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Goatfell
Glen Rosa

Going Wild on Arran

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Lucy: The title of this post, is deliberately, quite similar to the title of my old blog, over on the google platform, that I curated for many years.  It describes perfectly what I spend a lot of my time doing.

The last couple of days I've been out and about with clients, wildlife guiding.  Yesterday we were on a Hotspot Safari- quite literally a tour of the best palces to watch wildlife on Arran.  The day began beautifully, with otters and sunshine.  There were snipe on the beach (who expected that?) and a red throated diver out to sea. Later in the day the weather deteriorated, but we were treated by a show of strength by the stags on the hills above the Newton Shore, who are in full rutting mode just now. Very dramatic.

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This morning was a typical dreich west coast day with strong westerlies. I wondered whether to call it but hoped that we could find a bit of shelter, and some sheltered water for an otter watching session.  Happily when we hit the shore, the rocks along the beach gave a bit of protection and we saw plenty of activity, incluing a female with two cubs, who bounced and flounced amongst the waves while their mother fished for breakfast. Later, we took a stroll along the shore the watch seals and found these lovely otter tracks in the sand.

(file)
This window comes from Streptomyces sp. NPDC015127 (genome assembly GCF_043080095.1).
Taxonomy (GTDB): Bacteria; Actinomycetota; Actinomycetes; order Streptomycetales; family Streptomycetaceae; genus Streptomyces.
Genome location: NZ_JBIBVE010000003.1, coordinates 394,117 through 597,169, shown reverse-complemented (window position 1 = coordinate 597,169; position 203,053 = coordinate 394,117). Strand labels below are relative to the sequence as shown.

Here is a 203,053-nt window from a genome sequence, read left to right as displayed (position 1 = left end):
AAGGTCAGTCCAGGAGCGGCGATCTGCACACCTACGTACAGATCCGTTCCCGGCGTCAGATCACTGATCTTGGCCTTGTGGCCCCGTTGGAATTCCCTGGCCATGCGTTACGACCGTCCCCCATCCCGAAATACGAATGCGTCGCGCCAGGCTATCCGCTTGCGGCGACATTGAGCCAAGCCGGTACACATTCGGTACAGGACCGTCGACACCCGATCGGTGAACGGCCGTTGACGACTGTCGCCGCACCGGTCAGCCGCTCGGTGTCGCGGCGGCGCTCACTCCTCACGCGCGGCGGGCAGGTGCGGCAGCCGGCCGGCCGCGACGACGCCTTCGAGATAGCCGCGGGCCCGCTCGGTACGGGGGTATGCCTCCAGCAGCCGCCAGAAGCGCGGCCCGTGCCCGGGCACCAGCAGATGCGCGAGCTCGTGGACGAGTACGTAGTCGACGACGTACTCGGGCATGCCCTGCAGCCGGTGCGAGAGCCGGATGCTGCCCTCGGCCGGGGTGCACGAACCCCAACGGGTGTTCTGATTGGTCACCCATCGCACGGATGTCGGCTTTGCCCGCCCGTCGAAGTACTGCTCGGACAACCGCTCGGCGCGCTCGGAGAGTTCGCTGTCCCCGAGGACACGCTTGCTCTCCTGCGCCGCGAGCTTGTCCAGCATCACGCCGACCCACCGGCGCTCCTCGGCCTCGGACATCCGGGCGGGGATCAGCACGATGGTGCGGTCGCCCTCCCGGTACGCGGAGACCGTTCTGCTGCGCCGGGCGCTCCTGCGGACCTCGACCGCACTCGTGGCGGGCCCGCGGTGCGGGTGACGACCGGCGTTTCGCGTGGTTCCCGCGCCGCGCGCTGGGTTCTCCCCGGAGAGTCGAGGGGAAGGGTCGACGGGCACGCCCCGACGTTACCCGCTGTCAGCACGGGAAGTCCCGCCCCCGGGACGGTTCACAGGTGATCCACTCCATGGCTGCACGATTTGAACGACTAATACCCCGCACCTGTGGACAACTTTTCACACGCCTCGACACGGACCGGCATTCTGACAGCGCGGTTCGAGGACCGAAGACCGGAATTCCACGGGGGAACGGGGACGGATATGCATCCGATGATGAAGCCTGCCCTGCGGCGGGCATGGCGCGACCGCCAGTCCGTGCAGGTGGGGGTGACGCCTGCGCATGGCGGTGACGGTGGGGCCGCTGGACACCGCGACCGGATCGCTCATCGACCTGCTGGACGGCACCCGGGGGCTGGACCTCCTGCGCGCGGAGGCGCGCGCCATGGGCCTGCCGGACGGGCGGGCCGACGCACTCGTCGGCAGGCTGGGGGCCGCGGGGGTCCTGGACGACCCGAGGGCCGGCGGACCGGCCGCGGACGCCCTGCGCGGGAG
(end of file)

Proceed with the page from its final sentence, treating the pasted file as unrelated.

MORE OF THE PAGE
Where the heart is...

Lochranza Castle, a 13th Century Scottish hall and tower house.

Lochranza Castle, a 13th Century Scottish hall and tower house.

Lucy: A huge contrast to the bright colours and fierce sunlight of last week. It's good to be back amongst the soft greys of home. There's been just a little rain, only a few midges, and a refreshing breeze.  I'd forgotten how tangy the sea air is until it hit my nostrils when I arrived back at the coast.

This week has been mostly wildlife tours, with a couple of days spent in the company of lovely Val, enjoying otters, seals, wildflowers and a bit of Arran history thrown in for good measure. 

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The Eagles are Coming

Lucy writes: Today was another beautiful day on Arran and I was out with Charlotte and Electra again, on a wildlife watching Hotspot Safari. They'd been lucky enough to see otters earlier in the week, and so were happy to focus on other species today.  With the dry weather and excellent thermals, there was lots of bird of prey activity. We began the day with a hen harrier spot, and ended the day with lovely views of a pair of harriers.  However, most of the day seemed to be spent watching golden eagles, soaring in the skies above Arran's big glens. The highlight was watching a male eagle deliver a dead rabbit to his mate, who swooped down from on high when he called her to devour it.